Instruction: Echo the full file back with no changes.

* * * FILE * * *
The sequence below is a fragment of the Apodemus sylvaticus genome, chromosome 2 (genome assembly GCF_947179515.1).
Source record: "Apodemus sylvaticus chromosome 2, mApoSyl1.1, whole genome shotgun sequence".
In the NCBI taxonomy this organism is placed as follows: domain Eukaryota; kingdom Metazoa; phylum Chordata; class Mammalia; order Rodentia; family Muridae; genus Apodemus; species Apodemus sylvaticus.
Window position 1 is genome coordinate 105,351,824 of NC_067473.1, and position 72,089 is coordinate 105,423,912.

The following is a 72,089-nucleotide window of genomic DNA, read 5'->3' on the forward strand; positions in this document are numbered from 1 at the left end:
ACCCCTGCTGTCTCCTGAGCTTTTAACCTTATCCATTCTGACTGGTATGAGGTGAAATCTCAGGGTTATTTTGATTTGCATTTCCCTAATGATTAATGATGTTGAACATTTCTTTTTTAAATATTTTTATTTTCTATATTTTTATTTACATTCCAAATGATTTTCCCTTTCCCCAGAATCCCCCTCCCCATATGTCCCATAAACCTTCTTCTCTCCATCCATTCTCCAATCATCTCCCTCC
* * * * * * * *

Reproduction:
The sequence below is a fragment of the Apodemus sylvaticus genome, chromosome 2 (genome assembly GCF_947179515.1).
Source record: "Apodemus sylvaticus chromosome 2, mApoSyl1.1, whole genome shotgun sequence".
In the NCBI taxonomy this organism is placed as follows: domain Eukaryota; kingdom Metazoa; phylum Chordata; class Mammalia; order Rodentia; family Muridae; genus Apodemus; species Apodemus sylvaticus.
Window position 1 is genome coordinate 105,351,824 of NC_067473.1, and position 72,089 is coordinate 105,423,912.

The following is a 72,089-nucleotide window of genomic DNA, read 5'->3' on the forward strand; positions in this document are numbered from 1 at the left end:
ACCCCTGCTGTCTCCTGAGCTTTTAACCTTATCCATTCTGACTGGTATGAGGTGAAATCTCAGGGTTATTTTGATTTGCATTTCCCTAATGATTAATGATGTTGAACATTTCTTTTTTAAATATTTTTATTTTCTATATTTTTATTTACATTCCAAATGATTTTCCCTTTCCCCAGAATCCCCCTCCCCATATGTCCCATAAACCTTCTTCTCTCCATCCATTCTCCAATCATCTCCCTCC